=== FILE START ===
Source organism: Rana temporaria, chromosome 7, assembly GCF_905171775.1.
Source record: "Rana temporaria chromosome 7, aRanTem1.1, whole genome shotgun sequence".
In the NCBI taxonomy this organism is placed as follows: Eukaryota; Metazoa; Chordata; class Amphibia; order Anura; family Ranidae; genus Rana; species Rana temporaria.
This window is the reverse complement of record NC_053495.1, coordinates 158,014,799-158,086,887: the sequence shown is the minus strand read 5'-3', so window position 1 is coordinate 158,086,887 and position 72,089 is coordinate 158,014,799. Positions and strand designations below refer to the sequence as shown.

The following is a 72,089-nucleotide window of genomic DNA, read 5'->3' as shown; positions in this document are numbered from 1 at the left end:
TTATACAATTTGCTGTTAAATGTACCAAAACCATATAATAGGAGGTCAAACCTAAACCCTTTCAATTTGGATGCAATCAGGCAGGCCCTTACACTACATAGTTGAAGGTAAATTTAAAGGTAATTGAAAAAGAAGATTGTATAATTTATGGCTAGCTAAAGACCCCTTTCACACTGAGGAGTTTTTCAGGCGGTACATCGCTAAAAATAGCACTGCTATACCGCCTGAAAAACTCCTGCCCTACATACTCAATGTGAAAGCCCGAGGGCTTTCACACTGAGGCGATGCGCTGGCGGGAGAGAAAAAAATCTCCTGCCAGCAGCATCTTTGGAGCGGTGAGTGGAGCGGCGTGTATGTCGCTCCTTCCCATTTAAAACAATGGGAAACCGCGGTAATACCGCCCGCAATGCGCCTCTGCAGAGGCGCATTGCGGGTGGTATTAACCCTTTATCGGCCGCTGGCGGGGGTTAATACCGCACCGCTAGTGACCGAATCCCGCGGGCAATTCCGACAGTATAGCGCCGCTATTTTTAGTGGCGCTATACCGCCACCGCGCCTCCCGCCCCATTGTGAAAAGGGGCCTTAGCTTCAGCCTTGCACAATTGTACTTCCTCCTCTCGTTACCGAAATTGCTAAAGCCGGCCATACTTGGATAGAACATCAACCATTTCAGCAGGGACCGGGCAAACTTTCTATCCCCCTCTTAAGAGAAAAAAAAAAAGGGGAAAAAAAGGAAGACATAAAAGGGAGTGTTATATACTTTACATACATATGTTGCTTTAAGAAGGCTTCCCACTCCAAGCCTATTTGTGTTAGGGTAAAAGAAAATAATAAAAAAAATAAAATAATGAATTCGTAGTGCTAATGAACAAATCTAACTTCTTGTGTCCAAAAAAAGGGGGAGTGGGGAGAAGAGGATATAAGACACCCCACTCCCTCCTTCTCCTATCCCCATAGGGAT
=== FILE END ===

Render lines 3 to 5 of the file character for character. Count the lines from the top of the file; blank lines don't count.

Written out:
In the NCBI taxonomy this organism is placed as follows: Eukaryota; Metazoa; Chordata; class Amphibia; order Anura; family Ranidae; genus Rana; species Rana temporaria.
This window is the reverse complement of record NC_053495.1, coordinates 158,014,799-158,086,887: the sequence shown is the minus strand read 5'-3', so window position 1 is coordinate 158,086,887 and position 72,089 is coordinate 158,014,799. Positions and strand designations below refer to the sequence as shown.

The following is a 72,089-nucleotide window of genomic DNA, read 5'->3' as shown; positions in this document are numbered from 1 at the left end: